What is Eczema?
Eczema is a condition which is caused by a variety of factors, including genetic changes, environmental triggers and immunological factors. Individuals have an abnormally leaky skin barrier, meaning that it cannot waterproof itself.
The skin dries out and leaves an appearance of dry, flaky skin which is incredibly itchy for the individual.
Patients with eczema have a mutation of the filaggrin gene which is the component in part responsible for the structure of the skin. Eczema treatment is key, and we can help.
Worried about Eczema?
If you are worried about your eczema or wondering if you have eczema, the best thing would be to make an appointment with Dr Helen Allergy or Odette Rodda, our resident dermatology expert.
Book an Eczema Consultation
Eczema is often poorly managed
Families often feel like they can control the eczema and cure it by making a change somewhere in their environment or diet. This can leave families in a vicious pattern of making more and more changes without any improvement. Families and patients blame themselves for flare ups of the skin and look to find what they have done differently to trigger the skin.
Sadly, no matter how hard families try, the cure for eczema is not something any of us can provide. Eczema is a condition which many will outgrow with age, but some patients have lifelong disease. Effective eczema treatment management of the condition is crucial for a good quality of life and symptom control.
Are allergies responsible for Eczema?
Despite what the majority of the population believe, large clinical studies have clearly shown that no external source such as food, pets or house dust mite are solely responsible for eczema.
Many families fall into the trap of highly restrictive diets in the hope that this will cure eczema. In fact, implementing a restrictive diet for a child with eczema can allow allergies to form as the child may lose tolerance to foods they are not eating.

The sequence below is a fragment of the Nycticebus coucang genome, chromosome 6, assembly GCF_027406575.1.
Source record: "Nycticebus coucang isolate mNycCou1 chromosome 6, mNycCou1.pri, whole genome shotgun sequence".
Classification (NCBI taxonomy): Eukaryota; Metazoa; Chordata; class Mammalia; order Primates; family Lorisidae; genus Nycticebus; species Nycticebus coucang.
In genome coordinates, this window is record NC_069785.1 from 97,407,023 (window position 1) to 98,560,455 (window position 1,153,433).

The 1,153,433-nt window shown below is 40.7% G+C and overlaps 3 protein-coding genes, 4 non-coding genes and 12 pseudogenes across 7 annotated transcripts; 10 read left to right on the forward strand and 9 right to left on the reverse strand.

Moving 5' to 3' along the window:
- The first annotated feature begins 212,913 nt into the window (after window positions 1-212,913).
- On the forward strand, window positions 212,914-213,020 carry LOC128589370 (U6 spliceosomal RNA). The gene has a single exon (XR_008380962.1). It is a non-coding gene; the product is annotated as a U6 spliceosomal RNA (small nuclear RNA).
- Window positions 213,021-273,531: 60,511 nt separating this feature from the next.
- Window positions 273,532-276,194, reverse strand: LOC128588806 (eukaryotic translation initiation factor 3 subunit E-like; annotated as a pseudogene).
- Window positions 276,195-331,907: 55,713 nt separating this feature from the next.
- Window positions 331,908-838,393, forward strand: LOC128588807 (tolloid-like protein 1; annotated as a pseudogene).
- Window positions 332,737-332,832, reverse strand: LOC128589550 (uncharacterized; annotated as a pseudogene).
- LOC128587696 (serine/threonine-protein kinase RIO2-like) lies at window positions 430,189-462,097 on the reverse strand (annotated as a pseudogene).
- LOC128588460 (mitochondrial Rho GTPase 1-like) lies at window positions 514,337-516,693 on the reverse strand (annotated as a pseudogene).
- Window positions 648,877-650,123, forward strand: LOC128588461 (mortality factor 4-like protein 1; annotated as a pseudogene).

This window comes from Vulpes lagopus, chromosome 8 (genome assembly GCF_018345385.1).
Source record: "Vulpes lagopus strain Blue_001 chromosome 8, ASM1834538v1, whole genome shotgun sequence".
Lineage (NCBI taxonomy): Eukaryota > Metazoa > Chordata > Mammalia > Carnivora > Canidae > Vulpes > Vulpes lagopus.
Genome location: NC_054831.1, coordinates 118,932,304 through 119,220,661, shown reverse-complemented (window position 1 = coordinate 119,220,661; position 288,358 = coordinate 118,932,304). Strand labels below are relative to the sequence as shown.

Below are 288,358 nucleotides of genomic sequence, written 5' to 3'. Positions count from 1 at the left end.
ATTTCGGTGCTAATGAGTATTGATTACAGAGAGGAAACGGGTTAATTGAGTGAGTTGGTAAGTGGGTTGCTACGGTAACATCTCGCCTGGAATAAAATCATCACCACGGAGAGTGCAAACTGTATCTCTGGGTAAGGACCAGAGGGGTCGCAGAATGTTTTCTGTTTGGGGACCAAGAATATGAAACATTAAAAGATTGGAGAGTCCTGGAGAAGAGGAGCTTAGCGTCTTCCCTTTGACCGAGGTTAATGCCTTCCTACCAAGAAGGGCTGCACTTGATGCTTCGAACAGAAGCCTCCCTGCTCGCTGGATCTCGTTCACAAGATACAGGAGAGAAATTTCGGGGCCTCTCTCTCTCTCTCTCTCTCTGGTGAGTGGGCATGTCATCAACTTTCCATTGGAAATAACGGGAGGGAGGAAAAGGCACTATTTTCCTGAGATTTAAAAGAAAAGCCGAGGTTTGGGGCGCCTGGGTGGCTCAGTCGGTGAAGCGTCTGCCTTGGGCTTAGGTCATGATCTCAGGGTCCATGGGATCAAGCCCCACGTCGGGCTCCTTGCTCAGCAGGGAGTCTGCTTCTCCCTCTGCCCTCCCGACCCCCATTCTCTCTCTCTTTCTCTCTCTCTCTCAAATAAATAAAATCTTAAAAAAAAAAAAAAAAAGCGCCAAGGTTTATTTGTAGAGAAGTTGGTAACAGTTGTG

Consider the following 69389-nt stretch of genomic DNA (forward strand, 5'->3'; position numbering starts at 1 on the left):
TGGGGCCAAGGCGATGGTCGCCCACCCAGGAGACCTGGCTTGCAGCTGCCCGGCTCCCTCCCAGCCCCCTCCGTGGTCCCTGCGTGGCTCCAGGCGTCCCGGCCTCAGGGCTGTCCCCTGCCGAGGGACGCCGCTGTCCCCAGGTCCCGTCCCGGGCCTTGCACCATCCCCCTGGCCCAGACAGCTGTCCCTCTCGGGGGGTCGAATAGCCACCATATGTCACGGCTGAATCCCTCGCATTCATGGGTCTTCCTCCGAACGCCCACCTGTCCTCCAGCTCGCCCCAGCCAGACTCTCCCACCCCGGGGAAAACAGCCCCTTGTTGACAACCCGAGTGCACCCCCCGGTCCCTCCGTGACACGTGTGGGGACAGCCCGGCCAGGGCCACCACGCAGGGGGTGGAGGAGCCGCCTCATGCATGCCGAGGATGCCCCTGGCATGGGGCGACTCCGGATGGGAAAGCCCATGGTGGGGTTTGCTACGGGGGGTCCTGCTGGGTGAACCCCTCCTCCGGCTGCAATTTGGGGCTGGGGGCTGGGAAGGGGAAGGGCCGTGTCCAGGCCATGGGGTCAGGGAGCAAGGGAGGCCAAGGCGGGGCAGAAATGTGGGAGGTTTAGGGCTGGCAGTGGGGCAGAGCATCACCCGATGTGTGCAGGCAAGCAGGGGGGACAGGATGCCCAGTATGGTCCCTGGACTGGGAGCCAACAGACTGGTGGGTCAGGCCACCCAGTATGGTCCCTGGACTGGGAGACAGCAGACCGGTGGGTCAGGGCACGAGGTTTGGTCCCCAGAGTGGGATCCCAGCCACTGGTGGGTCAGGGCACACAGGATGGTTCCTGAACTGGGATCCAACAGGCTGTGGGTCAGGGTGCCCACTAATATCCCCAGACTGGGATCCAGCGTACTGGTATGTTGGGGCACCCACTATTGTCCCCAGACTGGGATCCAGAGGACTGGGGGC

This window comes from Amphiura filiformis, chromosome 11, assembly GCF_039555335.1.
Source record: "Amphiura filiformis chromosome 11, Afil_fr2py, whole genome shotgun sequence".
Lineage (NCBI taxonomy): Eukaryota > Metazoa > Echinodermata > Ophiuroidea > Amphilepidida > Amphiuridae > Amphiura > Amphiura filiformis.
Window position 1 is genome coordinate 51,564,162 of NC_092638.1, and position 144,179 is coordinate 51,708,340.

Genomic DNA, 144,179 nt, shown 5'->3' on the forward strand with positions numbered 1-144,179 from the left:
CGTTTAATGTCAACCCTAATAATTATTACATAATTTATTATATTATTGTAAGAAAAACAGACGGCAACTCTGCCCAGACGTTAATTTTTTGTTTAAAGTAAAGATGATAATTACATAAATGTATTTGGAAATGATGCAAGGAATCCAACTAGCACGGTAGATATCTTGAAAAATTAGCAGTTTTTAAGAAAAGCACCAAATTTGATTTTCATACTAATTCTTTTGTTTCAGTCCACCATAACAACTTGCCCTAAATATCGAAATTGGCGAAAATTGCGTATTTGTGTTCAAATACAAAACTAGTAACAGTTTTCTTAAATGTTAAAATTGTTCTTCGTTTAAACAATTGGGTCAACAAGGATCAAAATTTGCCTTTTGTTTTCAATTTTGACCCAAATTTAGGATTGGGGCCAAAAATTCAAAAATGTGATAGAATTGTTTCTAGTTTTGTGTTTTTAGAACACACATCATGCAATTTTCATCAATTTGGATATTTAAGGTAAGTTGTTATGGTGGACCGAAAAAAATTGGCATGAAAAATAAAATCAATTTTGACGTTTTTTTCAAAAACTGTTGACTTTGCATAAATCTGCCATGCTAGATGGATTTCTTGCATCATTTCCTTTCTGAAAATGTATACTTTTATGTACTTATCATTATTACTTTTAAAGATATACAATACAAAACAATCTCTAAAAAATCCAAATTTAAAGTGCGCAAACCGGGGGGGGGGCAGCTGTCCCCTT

Additionally, many children end up with nutritional and growth deficiencies due to these restrictions. It is vital to obtain the correct advice from a specialist to understand whether or not a food should be removed from the diet of a child with eczema.
Many individuals with eczema will have environmental allergies and it is sensible to assess this and minimise these factors in order to help improve the appearance of the skin and the control of the eczema.
How is Eczema diagnosed?
The diagnosis of eczema can be made by asking a few questions and by examining the skin. No specific tests are needed.
Eczema can present at any age. It commonly affects up to 20% of children and 8% of adults.
In infants, eczema commonly starts on the face and trunk. Older children tend to have eczema in the more ‘classical’ places such as creases of the arms and backs of the knees.
More significant disease will affect a wider area of the body.
Are children with Eczema at risk of food allergies?
Whist we know it is not caused by a food allergy, we have clear evidence showing us that infants with eczema are at high risk of food allergies developing, especially egg and peanut allergy.
In order to prevent this, these children should be weaned early between 4 to 6 months and foods like egg and peanut, should be given into the diet early and regularly.
The British Society of Allergy and Clinical Immunology have produced clear, useful guidance about this which you can read here.
How do I get Eczema Treatment?
The mainstay of eczema treatment will always be moisturisation using an appropriate emollient. This helps waterproof the skin and will reduce the number of flareups an individual has.
In addition to moisturisation, many individuals with eczema can be well managed with the addition of the right strength of steroid, used for an adequate length of time.
For those where this is not effective or appropriate, the next stage of treatment would be the addition of a calcineurin inhibitor. This is a very safe and effective cream that often brings major improvement to those in whom traditional treatments have not worked.
A holistic approach to Eczema management
Alongside these eczema help treatments, Dr Helen and Odette will discuss a more holistic approach to eczema management.
For the small minority of patients where these treatments have made little difference, a referral to a dermatologist will be appropriate to discuss the use of oral or injectable immunosuppressants. These medications of course carry greater risk and will need regular blood tests to monitor the body’s response to the medication, but they are highly useful for the right patient group.